When I was a youngster some mumble-mumble-mumble decades ago, I was taught that, in the instances of names of persons, places, and things which carried the definite article the, the article wasn’t capitalised. Hence, the Batman, the Empire State Building, the Medal of Honor.

In the last twenty years or so, I have seen the capitalisation of the in names proliferate. Now, it’s The Batman, The Empire State Building, The Medal of Honor. When I point this out as an error, I’m generally met with the argument, “No, those are names, and all words in a name are capitalised.”

Did I get it wrong, way back when? Or is it one of those things in which style has trumped rule, and now the standard is to capitalise the definite article in names?


2 Answers 2


You only capitalize The when it is the first word in a title of book or a play (etc), because the The is included in that name:

  • We watched The Untouchables reruns all afternoon.
  • I haven’t read The Treason of Isengard yet.
  • My favorite film of his is The Good, the Bad, and the Ugly.

In contrast, the word the is not normally capitalized in front of proper nouns that aren’t titles, like the New York Metropolitan Opera, the Rockies, the Bronx, the Tender Loin, the Golden Gate Bridge, the Beatles, the Chicago Board of Trade, the Fourth of July holiday, the Mesozoic Era, the Lincoln Memorial, the Thames, the Orkneys, the Federal Bureau of Investigation, the United Kingdom, the Black Sea, the River Nile, the American President, the Berkshires, the United States of America, the Sierra Quemada, the Age of Enlightenment, the Battle of Hastings, the Old Pretender, the Maastrict Treaty, the European Union, and so on and so forth.

However, there are notable exceptions. For example:

As a compromise, Brussels and The Hague alternated as capital every two years, with the government remaining in The Hague. After the separation of Belgium in 1830, Amsterdam remained the capital of the Netherlands, while the government was situated in The Hague.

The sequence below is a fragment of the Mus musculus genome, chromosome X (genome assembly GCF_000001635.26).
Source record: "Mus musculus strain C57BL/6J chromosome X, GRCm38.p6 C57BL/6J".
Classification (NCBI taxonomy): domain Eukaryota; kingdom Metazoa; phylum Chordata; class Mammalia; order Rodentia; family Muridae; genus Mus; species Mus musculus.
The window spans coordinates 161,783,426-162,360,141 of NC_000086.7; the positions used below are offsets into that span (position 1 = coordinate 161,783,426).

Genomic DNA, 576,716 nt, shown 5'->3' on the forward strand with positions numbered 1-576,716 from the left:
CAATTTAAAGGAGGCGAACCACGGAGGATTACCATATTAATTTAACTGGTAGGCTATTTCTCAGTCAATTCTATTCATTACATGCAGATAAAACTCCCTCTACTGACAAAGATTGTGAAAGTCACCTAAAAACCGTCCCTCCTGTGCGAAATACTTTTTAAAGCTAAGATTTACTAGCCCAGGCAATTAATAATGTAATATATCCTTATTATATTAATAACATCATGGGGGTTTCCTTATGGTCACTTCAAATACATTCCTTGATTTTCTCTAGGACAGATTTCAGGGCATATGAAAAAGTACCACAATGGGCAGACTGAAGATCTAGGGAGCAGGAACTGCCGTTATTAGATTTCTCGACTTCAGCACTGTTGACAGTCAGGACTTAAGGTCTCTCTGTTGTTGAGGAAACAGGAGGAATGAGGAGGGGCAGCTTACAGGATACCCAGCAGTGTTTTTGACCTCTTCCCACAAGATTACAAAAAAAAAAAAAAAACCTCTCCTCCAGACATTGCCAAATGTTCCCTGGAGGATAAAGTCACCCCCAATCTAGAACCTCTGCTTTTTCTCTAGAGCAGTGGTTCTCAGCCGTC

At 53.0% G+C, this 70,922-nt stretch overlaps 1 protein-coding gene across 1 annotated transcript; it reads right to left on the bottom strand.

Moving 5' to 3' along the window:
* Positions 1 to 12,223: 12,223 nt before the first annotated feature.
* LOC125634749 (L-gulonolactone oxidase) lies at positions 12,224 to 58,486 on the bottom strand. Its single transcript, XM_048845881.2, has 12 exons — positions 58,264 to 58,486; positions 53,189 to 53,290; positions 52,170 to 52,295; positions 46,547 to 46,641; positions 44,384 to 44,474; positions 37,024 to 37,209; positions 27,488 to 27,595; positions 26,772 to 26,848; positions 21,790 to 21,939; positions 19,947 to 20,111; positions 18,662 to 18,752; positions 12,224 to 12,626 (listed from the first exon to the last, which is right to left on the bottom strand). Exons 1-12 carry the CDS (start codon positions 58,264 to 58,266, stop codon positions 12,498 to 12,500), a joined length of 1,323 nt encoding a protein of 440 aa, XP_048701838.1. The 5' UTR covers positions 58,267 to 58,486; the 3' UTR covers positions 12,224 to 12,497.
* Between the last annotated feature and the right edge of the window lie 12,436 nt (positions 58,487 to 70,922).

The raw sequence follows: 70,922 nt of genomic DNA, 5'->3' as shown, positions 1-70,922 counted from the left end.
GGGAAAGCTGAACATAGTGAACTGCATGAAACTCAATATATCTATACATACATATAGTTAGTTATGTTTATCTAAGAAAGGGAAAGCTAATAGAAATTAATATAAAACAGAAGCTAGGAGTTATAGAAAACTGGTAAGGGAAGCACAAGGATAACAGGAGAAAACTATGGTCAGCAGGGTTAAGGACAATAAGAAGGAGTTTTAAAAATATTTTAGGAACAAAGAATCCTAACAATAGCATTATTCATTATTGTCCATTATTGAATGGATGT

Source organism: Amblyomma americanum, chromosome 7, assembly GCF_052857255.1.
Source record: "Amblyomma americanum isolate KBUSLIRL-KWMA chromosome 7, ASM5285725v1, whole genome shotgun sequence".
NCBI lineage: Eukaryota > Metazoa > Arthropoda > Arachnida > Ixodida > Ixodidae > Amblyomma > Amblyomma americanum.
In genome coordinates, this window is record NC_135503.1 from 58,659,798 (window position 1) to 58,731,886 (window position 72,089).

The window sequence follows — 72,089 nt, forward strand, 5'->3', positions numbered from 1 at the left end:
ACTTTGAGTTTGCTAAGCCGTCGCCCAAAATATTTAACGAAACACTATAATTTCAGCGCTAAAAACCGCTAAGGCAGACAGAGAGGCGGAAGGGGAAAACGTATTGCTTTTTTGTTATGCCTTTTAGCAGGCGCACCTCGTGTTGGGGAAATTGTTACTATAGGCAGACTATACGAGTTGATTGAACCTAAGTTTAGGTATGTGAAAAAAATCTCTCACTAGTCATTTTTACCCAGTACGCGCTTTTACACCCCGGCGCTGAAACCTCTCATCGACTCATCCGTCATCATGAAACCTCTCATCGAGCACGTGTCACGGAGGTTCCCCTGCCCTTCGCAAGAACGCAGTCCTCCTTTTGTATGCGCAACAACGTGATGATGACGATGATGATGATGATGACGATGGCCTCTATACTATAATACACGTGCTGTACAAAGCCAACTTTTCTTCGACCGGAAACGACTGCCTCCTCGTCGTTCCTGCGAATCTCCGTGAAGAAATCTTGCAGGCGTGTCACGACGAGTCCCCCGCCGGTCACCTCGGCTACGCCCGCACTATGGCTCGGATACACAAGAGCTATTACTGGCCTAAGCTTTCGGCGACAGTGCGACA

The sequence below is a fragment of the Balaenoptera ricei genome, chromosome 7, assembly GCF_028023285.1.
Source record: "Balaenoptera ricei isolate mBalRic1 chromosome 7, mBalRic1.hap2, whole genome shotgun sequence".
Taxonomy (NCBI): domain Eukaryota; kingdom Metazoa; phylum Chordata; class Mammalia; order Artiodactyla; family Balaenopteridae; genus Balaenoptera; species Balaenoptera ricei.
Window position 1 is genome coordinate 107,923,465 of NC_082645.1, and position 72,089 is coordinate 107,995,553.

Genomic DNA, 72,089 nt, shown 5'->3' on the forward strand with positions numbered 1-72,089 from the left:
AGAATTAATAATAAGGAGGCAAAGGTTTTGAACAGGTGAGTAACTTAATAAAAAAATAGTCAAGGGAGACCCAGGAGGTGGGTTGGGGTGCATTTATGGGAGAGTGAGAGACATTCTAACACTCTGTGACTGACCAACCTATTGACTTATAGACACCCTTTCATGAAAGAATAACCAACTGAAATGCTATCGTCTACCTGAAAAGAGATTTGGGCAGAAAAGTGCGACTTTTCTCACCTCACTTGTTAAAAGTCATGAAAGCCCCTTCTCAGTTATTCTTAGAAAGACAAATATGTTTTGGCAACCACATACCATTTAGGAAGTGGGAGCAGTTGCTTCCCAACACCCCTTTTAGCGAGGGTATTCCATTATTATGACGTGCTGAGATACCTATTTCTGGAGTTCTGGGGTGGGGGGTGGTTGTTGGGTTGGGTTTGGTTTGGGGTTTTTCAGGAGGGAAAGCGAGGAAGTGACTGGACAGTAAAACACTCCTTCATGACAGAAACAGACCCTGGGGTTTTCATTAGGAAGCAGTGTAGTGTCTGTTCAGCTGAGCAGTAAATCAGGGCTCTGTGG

• Thank you all, but especially you, tchrist, for that's the way I recalled it. Can you, or anyone else, offer any reason as to why the trend now seems to be to capitalise the definite article in front of proper nouns? Sep 30, 2012 at 23:03
  • Oh, I see it all too much in some printed publications, but more often in even the more formal websites. (I don't do texting, so I wouldn't know about that.) So I'm guessing it comes down to whatever stylebook the source materials use. The argument, as I get it when I make comment, is that the "the" is part of the name and therefore, because a name is a proper noun, the "the" is capitalised. My response to that is precisely as you stated it above. Much obliged for your time, all. Sep 30, 2012 at 23:38
  • 3
    @CommanderBenson I suspect that it's in part due to the (very annyoying) trend among marketing/advertising folks to inflate their 'brands' by prefixing a capitalized 'The', as if to say "We're not just the Acme Co., not any common-or-garden-variety Acme Co., we're The Acme Company." Sep 30, 2012 at 23:40
  • And then there's The Ohio State University, although that's not new. From Wikipedia: Also in 1878, in light of its expanded focus, the college permanently changed its name to the now-familiar "The Ohio State University", with "The" as part of its official name."
    – JLG
    Oct 1, 2012 at 4:11
  • And when I went to The University of Iowa 30 years ago, The was part of its official name. It originally was The State University of Iowa but was shortened for everyday use to The University of Iowa because three schools contained the two words state and Iowa and two, the three words state, university, Iowa. link
    – user21497
    Oct 1, 2012 at 9:25

There is no rule to determine whether a particular name begins with an article: it is up to the namer of the thing. The article is capitalized when it is a part of the name, and not when it is not.

  • 2
    The Queen has a capital T -- except when anyone else writes it.
    – Andrew Leach
    Sep 30, 2012 at 22:05
  • Here's one, and it took me about two minutes to find it. The author is a syndicated columist for the Scripps Howard News Service---he's also a friend of mine, so let's leave it at that. In an article he wrote analysing the film The Dark Knight, he wrote, " . . . In Dark Knight that Heath Ledger’s performance and character, The Joker, was such an amazing character that in a way Batman was a supporting actor in that film. He supported The Joker, but he was ancillary because it really was about The Joker." Note the capitalisation of the "the" in the movie's villain, the Joker. Oct 1, 2012 at 2:32
  • 2
    @CommanderBenson Sometimes. A quick visit to dccomics.com and a search for "joker" reveals that even the actual namers of the character are inconsistent about capitalization of "The".
    – MetaEd
    Oct 1, 2012 at 7:11
  • 1
    +1 " The article is capitalized when it is a part of the name, and not when it is not."
    – ye-ti-800
    Feb 7, 2018 at 14:27
  • What a beautiful answer. Thank you. Nov 2, 2021 at 23:36

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